Two of the IL-6–dependent cell lines used in these studies, B9 and 7TD1, are hybridomas derived from fusing SP2/0 with Balb/c spleen cells. Thus, IL-6 dependence can be restored from an IL-6–independent plasmacytoma by the introduction of wild-type DNA. Furthermore, IL-6–independent clones can be derived from these IL-6–dependent cell lines by slowly withdrawing them from IL-6, as in the case of B9Ind and 7TD1Ind cells. In these IL-6–independent cells, gp130 phosphorylation was undetectable, albeit still inducible, by IL-6. STAT3 was nonetheless constitutively activated, strongly supporting the hypothesis that these hybridomas become independent of IL-6 through a mechanism that does not involve the autocrine production of cytokines.

Phosphotyrosine residues on gp130 recruit various Src-homology 2 (SH2) domain-containing signal-transducing molecules, including STAT3,14,32,33 promoting their phosphorylation. Tyrosine-phosphorylated STAT3 molecules dimerize through SH2 domain-mediated intermolecular interactions. It has recently been shown34 that constitutive STAT3 dimerization, by means of artificial intermolecular disulfide linkages, renders STAT3 tumorigenic. We have found that the constitutive activation of STAT3 in growth- factor–independent plasmacytomas and hybridomas was associated with constitutive STAT3 tyrosine phosphorylation, presumably leading to constitutive dimerization. Constitutive activation of JAK kinases has been shown to result in the constitutive activation of STAT molecules, thus contributing to growth factor independence of several leukemic cell lines.20,35 Consistent with the above observation, we have found that JAK-1 was constitutively present in anti-phosphotyrosine immunoprecipitates from IL-6–independent cell lines, suggesting that a constitutively active JAK-1 contributed to STAT3 activation in these cells. Aberrant JAK activation in human cancers has been attributed to different mechanisms. In acute lymphocytic leukemia, constitutive activation was associated with a chromosomal translocation involving JAK-2.36 Furthermore, oncogenic transformation by Src or Abl may involve JAK, leading to the activation of STAT molecules.16,18,19 Additional studies will be needed to elucidate the mechanism of constitutive JAK activation in IL-6–independent hybridomas.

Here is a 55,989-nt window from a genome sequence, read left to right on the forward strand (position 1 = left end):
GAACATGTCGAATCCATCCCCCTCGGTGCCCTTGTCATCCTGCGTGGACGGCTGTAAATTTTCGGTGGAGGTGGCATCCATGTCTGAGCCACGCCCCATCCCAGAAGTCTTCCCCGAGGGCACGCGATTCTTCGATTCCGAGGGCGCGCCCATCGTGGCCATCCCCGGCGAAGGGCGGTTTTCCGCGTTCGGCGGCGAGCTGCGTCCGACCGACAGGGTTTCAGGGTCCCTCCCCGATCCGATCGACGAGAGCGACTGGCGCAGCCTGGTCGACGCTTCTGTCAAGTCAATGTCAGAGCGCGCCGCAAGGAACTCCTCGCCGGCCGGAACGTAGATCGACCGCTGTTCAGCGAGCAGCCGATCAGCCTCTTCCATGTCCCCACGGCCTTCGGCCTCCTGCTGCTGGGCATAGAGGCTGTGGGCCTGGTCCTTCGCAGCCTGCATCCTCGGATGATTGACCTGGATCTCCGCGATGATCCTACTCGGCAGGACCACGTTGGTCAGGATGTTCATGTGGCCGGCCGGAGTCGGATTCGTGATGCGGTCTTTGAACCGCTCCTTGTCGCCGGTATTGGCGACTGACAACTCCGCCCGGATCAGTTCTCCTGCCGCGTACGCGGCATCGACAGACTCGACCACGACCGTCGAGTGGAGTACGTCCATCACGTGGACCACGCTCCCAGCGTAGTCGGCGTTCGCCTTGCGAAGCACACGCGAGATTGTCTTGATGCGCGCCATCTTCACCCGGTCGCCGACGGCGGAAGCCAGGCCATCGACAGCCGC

STAT3 signaling has been implicated in the regulation of differentiation, cell proliferation, and apoptosis.37-40Constitutive activation of STAT3 has been linked to cellular transformation by various oncoproteins.41-44 STAT3 is required for gp130-mediated activation of c-myc,45 a critical regulator of cell growth involved in cell cycle progression from the G1 to the S phase.46 Constitutive activation of STAT3 signaling occurs in the IL-6–producing human myeloma cell line, U266, conferring resistance to apoptosis through Bcl-xLinduction.47 Furthermore, STAT3 activation occurs frequently in human tumors of diverse origin.17,41,42,44,48-50 STAT3, therefore, plays a critical role in regulating fundamental processes associated with malignant transformation and cell survival.51 

Acknowledgments

We thank Drs Ezio Bonvini, Gerald Feldman, Gibbes Johnson, and Michael Potter for critical discussion and review of the manuscript. This work is dedicated to the memory of Dr Richard P. Nordan.

R.R. and G.J.R. contributed equally to this work.

The publication costs of this article were defrayed in part by page charge payment. Therefore, and solely to indicate this fact, this article is hereby marked “advertisement” in accordance with 18 U.S.C. section 1734.

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Author notes

Rashmi Rawat, Laboratory of Immunobiology, Division of Monoclonal Antibodies, Center for Biologics Evaluation and Research, Building 29B, Room 4G07, 29 Lincoln Drive, Bethesda, MD 20892; e-mail: rawat@cber.fda.gov.